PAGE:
Jamie Carayiannis's "Power" at Non-Fiction Gallery
Jamie Carayiannis's exhibition "Power" was an exceptional capstone to the MFA Photography thesis shows that have wowed audiences for the past month.
Tallying 17 images, "Power" explored the expenditure of energy, specifically addressing the coal extraction process of mountaintop removal and its effects on adjacent communities and ecosystems. Non-Fiction Gallery, south of Forsyth on Bull Street, routinely proves an excellent viewing space for large format photography. "Power" was no exception to that rule, as Carayiannis filled the gallery's wide white walls with a compelling photographic body of work.
Upon entering the space, viewers came to a set of nine photographs of varying size—predominately at a smaller, more intimate scale—in line on the room's right wall. This group documented several performative experiments Carayiannis herself executed. A brief caption, what the artist referred to as "notes on the image," accompanied each work. The first work montaged a sequence of six images of an explosion as a single ounce of explosive material detonated, smoked and cleared. Impelling consideration of scale, its two-line caption noted that ounce's insignificance in comparison to the thousands of tons of explosives that the coal industry uses to irrevocably change life and landscape in the United States.
Similarly, a sequence of images farther down the wall documented the artist as she chopped down a tree, once again drawing attention to scale with a note that remarked on the vast deforestation resultant of the mining industry.
By the end of that initial set of nine images, one was left aching for contextualization: where is this going on? What does mining look like, and how do I connect these experiments carried out at a small, relatable scale with big industry?
Carayiannis quelled such concerns with eight well-crafted, large-scale landscape photographs that hung on the opposite wall, speaking to their counterparts across the room and giving viewers the big picture. Massive rock strata, the earth's guts exposed and blown apart, and hauntingly beautiful, broad views of mining sites placed the information gleaned from the artist's documented experiments into the context of enormous swathes of hollowed out land.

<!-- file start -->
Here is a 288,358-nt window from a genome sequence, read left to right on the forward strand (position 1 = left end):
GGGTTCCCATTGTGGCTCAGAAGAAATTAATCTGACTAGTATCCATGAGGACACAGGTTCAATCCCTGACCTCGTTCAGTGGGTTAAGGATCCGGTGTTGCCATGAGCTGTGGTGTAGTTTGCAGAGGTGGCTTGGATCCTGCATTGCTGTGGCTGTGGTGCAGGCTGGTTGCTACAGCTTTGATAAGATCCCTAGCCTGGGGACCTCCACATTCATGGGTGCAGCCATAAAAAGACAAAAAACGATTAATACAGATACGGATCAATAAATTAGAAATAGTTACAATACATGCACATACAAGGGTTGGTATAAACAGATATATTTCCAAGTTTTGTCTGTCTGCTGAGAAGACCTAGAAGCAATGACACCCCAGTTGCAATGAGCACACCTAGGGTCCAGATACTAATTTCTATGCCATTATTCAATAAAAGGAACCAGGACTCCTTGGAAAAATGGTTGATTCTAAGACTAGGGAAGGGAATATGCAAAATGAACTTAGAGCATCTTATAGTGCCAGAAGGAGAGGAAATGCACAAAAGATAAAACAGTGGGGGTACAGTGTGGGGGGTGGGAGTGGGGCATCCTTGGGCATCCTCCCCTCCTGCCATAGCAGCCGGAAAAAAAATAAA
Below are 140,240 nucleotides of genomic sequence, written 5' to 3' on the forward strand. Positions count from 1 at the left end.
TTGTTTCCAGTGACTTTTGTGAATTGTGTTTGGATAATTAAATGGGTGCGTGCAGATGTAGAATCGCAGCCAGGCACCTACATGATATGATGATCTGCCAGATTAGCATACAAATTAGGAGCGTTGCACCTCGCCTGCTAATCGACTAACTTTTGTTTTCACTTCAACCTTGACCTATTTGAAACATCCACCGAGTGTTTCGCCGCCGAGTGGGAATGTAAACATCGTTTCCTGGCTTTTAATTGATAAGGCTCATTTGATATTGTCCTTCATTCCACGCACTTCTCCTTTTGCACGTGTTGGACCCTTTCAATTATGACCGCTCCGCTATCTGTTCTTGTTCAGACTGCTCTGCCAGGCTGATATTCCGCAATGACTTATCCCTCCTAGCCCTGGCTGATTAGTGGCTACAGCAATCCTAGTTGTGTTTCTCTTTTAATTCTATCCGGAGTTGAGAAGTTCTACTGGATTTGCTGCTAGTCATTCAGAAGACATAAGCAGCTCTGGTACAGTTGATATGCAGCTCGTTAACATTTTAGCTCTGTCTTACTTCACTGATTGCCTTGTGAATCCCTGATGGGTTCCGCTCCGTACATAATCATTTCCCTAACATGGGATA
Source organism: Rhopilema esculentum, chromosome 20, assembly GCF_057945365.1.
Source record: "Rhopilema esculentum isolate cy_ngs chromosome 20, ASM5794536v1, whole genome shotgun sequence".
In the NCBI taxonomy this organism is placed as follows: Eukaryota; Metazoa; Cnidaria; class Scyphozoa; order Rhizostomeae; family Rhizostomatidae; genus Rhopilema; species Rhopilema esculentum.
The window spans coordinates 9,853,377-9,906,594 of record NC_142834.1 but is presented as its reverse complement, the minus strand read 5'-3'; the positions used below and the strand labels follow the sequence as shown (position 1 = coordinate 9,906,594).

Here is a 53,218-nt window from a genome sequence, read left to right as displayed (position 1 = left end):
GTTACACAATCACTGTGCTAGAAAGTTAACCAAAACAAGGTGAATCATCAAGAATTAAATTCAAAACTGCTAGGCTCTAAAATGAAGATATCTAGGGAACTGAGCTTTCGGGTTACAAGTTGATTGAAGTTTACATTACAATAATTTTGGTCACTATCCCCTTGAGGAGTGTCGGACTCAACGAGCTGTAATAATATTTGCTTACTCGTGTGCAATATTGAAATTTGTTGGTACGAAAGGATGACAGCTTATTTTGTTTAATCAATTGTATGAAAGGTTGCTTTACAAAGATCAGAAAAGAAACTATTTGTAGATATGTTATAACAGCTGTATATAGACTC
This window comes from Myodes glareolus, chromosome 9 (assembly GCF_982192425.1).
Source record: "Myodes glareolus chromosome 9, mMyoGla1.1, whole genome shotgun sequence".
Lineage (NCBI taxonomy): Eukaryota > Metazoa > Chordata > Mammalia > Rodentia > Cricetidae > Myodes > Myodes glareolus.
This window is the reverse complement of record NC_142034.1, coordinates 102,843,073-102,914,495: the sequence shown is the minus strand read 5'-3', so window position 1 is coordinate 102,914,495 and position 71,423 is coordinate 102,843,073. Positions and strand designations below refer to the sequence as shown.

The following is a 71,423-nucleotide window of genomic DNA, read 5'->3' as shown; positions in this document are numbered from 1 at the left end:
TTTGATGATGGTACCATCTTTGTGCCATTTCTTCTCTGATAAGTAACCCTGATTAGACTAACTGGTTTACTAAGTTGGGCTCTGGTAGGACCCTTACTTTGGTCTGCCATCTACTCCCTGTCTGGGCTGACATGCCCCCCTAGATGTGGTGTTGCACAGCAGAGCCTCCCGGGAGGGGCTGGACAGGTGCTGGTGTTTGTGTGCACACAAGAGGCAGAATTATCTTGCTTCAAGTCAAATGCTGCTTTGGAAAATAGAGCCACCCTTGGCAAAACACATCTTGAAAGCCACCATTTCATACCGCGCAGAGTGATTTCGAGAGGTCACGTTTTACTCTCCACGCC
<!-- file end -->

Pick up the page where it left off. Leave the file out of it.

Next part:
Resisting criticism for its own sake, the performative component of her project implicated Carayiannis in the processes and procedures of consuming resources. "I always wanted to make work about energy and consumption, but I wanted to avoid being preachy," said Carayiannis. "Power" successfully achieved her ambition to investigate the issue, which is particularly close to home for the native of southwest Virginia, while locating her own contribution to the questionable practices of extraction that frame the consumption of fossil fuels.
"Exposed" at Sicky Nar Nar
Engaged art was also on view at West Duffy Street's Sicky Nar Nar Gallery, which hosted an opening reception for the juried exhibition "Exposed" on Friday, May 24. Artists working in a variety of mediums raised awareness for human trafficking and modern-day slavery. Many of the exhibited works called attention to the international sex trade by critically attending to the objectification of women. That metonymic attention to breasts, genitals and other titillating body parts was certainly shocking, and, to that end, succeeded in grabbing the viewer's notice. However, in an era of desensitization, a more subtle handling of the subject matter would have strengthened the exhibit.
"Up for Discussion" at Ashmore Gallery
Finally, "Up for Discussion" took place at Ashmore Gallery's third floor. Among the standout projects at the group painting exhibition was Jon Taylor's "PopTartArt," which were three-dimensional accumulations of a plaster and Jell-o mixture. Apparently executed using a drip application of the wet mixture, the accretions of variously colored plaster recalled some sort of perverse manna from heaven, and was, according to Taylor's statement, "effectively a commentary on our swallowing of highly concentrated artificial sweeteners. The consumer is conditioned to buy color, and substance is sacrificed."
Apropos, as Taylor presented viewers his critical artwork Friday night, conscientious Savannahians prepped for the following day's March against Monsanto. In conjunction with simultaneous international protests, and in keeping with Taylor's art, the march was organized to raise awareness of the major agricultural company's development of GMOs, or genetically modified organisms, and of the under-researched health effects of consuming such bio-engineered products.